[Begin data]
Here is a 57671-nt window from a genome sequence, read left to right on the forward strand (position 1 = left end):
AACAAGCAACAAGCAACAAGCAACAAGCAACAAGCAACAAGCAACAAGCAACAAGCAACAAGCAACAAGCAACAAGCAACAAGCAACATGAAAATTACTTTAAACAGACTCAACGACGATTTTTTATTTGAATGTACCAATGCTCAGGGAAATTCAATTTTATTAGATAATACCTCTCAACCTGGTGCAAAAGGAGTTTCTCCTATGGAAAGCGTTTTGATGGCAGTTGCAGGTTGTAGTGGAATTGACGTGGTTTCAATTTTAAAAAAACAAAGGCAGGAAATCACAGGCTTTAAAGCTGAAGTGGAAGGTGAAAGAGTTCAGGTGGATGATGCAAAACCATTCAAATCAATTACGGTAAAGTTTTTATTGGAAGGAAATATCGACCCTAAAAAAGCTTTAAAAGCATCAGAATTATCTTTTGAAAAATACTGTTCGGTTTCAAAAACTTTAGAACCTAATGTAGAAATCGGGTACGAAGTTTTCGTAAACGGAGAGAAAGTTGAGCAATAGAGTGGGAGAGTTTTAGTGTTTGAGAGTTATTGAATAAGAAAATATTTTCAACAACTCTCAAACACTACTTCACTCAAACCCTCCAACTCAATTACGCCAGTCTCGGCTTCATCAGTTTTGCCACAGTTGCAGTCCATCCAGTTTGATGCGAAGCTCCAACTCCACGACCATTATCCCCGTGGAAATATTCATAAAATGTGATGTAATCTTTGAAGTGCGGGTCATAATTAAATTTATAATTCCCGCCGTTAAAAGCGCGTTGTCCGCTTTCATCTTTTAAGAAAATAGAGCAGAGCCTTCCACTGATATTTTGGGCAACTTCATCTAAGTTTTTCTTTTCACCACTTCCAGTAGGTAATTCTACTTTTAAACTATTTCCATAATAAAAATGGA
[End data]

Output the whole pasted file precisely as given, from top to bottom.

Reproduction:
Here is a 57671-nt window from a genome sequence, read left to right on the forward strand (position 1 = left end):
AACAAGCAACAAGCAACAAGCAACAAGCAACAAGCAACAAGCAACAAGCAACAAGCAACAAGCAACAAGCAACAAGCAACAAGCAACATGAAAATTACTTTAAACAGACTCAACGACGATTTTTTATTTGAATGTACCAATGCTCAGGGAAATTCAATTTTATTAGATAATACCTCTCAACCTGGTGCAAAAGGAGTTTCTCCTATGGAAAGCGTTTTGATGGCAGTTGCAGGTTGTAGTGGAATTGACGTGGTTTCAATTTTAAAAAAACAAAGGCAGGAAATCACAGGCTTTAAAGCTGAAGTGGAAGGTGAAAGAGTTCAGGTGGATGATGCAAAACCATTCAAATCAATTACGGTAAAGTTTTTATTGGAAGGAAATATCGACCCTAAAAAAGCTTTAAAAGCATCAGAATTATCTTTTGAAAAATACTGTTCGGTTTCAAAAACTTTAGAACCTAATGTAGAAATCGGGTACGAAGTTTTCGTAAACGGAGAGAAAGTTGAGCAATAGAGTGGGAGAGTTTTAGTGTTTGAGAGTTATTGAATAAGAAAATATTTTCAACAACTCTCAAACACTACTTCACTCAAACCCTCCAACTCAATTACGCCAGTCTCGGCTTCATCAGTTTTGCCACAGTTGCAGTCCATCCAGTTTGATGCGAAGCTCCAACTCCACGACCATTATCCCCGTGGAAATATTCATAAAATGTGATGTAATCTTTGAAGTGCGGGTCATAATTAAATTTATAATTCCCGCCGTTAAAAGCGCGTTGTCCGCTTTCATCTTTTAAGAAAATAGAGCAGAGCCTTCCACTGATATTTTGGGCAACTTCATCTAAGTTTTTCTTTTCACCACTTCCAGTAGGTAATTCTACTTTTAAACTATTTCCATAATAAAAATGGA